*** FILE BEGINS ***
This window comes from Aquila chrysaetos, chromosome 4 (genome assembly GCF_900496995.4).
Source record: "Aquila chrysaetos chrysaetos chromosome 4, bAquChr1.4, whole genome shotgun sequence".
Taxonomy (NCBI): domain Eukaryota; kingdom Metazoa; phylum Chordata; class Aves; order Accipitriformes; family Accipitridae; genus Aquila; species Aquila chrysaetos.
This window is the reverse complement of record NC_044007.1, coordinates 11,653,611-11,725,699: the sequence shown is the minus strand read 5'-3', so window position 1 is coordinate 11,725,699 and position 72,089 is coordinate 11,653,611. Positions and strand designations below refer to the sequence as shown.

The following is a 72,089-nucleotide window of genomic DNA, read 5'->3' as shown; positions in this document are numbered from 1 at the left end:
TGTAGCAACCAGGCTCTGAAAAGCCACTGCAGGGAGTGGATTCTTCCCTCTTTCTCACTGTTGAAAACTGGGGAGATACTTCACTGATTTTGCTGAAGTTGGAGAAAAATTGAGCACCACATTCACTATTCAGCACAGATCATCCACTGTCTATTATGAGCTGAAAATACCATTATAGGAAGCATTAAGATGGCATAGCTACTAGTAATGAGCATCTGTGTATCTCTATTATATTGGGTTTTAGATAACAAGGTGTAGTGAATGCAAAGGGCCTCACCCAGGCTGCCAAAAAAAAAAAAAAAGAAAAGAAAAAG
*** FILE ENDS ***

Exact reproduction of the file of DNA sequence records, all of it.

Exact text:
This window comes from Aquila chrysaetos, chromosome 4 (genome assembly GCF_900496995.4).
Source record: "Aquila chrysaetos chrysaetos chromosome 4, bAquChr1.4, whole genome shotgun sequence".
Taxonomy (NCBI): domain Eukaryota; kingdom Metazoa; phylum Chordata; class Aves; order Accipitriformes; family Accipitridae; genus Aquila; species Aquila chrysaetos.
This window is the reverse complement of record NC_044007.1, coordinates 11,653,611-11,725,699: the sequence shown is the minus strand read 5'-3', so window position 1 is coordinate 11,725,699 and position 72,089 is coordinate 11,653,611. Positions and strand designations below refer to the sequence as shown.

The following is a 72,089-nucleotide window of genomic DNA, read 5'->3' as shown; positions in this document are numbered from 1 at the left end:
TGTAGCAACCAGGCTCTGAAAAGCCACTGCAGGGAGTGGATTCTTCCCTCTTTCTCACTGTTGAAAACTGGGGAGATACTTCACTGATTTTGCTGAAGTTGGAGAAAAATTGAGCACCACATTCACTATTCAGCACAGATCATCCACTGTCTATTATGAGCTGAAAATACCATTATAGGAAGCATTAAGATGGCATAGCTACTAGTAATGAGCATCTGTGTATCTCTATTATATTGGGTTTTAGATAACAAGGTGTAGTGAATGCAAAGGGCCTCACCCAGGCTGCCAAAAAAAAAAAAAAAGAAAAGAAAAAG